Life has been hectic lately, with few large chunks of time to work. So I went back to creating 20-minute tasks for my “slices of salami.”
The Challenge of Chopping
Chop, chop! How do you break writing tasks into those 20 minute slices? At the beginning of the summer, I made a three-page single-spaced list of such tasks, covering several project areas (a novel revision, a possible nonfiction e-book, some work-for-hire educational writing, and marketing).
The beauty of the list to me is that I don’t have trouble getting started. I pick a task–not necessarily in the order listed–set my timer, and get going! Since getting started has always been my biggest hurdle, the list goes a long way toward getting me over that hump.
Examples of Short Writing Tasks
If your main project is fiction, and you only have 20-30 minutes to write, pre-thinking is critical before you sit down at the keyboard. Otherwise you’ll waste your time getting started and focusing. I became skilled at pre-thinking when I was first taking the ICL course because I had a preschooler, a toddler and a newborn. I wrote in 10-minute slices back then.
I made long lists of tasks for the short stories I wanted to write. The tasks covered such things as outlining steps, “creative steps” like thinking of character and setting names, mechanical steps (e.g. write opening paragraph), revision steps, and marketing steps.
The list of short fiction ”slices” would include things like:
- Think of three titles
- Revise titles to be more suspenseful
- Decide on main character’s name
- Decide on ending
- Write physical character description of mother
- Look up street names and weather in XXX town
Nonfiction “slices” might include:
- Fact check xxxxx
- Organize sources into alphabetical bibliography list
- Revise (or tighten) opening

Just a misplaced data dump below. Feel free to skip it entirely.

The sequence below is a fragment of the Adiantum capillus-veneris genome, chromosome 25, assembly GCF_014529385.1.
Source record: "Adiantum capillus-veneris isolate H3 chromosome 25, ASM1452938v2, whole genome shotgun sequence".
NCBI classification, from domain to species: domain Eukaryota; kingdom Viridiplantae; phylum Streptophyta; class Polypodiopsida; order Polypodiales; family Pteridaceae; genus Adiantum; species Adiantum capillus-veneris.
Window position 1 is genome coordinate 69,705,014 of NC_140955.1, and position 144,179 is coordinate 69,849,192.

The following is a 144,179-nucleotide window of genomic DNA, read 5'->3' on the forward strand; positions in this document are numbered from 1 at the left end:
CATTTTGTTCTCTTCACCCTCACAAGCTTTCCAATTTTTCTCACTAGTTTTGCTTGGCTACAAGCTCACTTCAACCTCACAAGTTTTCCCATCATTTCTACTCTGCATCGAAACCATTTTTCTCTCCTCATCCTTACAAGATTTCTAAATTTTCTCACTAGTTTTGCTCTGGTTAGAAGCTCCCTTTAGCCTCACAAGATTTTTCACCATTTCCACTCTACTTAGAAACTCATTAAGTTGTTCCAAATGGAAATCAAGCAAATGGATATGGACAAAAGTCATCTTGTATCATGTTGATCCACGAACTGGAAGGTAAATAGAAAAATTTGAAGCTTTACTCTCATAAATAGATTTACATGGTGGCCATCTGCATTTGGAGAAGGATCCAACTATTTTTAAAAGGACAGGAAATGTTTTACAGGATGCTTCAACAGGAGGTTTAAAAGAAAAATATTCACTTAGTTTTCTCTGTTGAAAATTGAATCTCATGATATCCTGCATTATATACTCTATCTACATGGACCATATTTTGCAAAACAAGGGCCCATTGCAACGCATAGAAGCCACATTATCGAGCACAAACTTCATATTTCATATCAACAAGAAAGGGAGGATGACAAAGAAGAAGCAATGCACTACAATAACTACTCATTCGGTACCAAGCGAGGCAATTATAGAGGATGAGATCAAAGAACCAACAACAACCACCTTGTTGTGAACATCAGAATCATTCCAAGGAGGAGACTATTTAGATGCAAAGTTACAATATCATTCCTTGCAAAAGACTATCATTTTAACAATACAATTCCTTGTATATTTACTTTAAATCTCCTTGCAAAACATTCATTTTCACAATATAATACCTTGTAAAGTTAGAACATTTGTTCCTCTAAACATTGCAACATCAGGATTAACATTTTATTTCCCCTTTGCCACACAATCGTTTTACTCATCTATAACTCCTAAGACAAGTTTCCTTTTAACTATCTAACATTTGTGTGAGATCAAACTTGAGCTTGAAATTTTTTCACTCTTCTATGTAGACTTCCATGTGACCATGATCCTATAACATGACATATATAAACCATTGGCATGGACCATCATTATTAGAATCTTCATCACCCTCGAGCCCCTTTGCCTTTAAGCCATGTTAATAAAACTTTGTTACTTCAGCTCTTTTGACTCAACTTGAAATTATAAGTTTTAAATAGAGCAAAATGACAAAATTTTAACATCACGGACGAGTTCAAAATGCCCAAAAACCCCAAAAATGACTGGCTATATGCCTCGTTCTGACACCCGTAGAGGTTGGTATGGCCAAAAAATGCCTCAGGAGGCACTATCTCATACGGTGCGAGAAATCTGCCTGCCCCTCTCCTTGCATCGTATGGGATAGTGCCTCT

Examples for marketing might be:
- Find three agent blogs to read
- Find three publishers’ blogs to read
- Read one blog post and leave a comment
- Set up a Twitter account
- Get domain name at GoDaddy.com
I was going to list some of my own 20-minute tasks for you, but I realized they wouldn’t mean anything to anyone but me. (e.g. search/replace name change, check epiphanies re: p. 194 MAC, make “sense” lists for each scene in last chapter) But I think the examples above give you a better idea of breaking things down into small slices.
Estimating Time Needed
Realize that it’s difficult to estimate times correctly. Sometimes I gave myself twenty minutes to do a certain task, and it only actually took me five minutes. Other times, the task took me three 20-minute periods to finish.
For example, in the past, one of my 20-minute tasks was to set up my author page on Amazon.com. (I had needed to do this for more than fifteen years!) My friend did hers in 20 minutes, but even though we were adding the same amount of info, I took three 20-minute times to finish mine. It took me the first twenty minutes just to read and understand the directions, another twenty to write the bio, and another twenty to add the book jackets and video trailer. (Actually there was another twenty minutes spent later because some of the dust jackets wouldn’t load, which I gave up on.)
Fight Overwhelming To-Do Lists with Slices
Life is too busy and overwhelming at times. Yet we need to keep writing so we don’t lose the flow and continuity.
I hope these examples have given you ideas for breaking down your own writing projects into do-able slices. You won’t choke if you take one tiny slice at a time. Now…go eat that salami!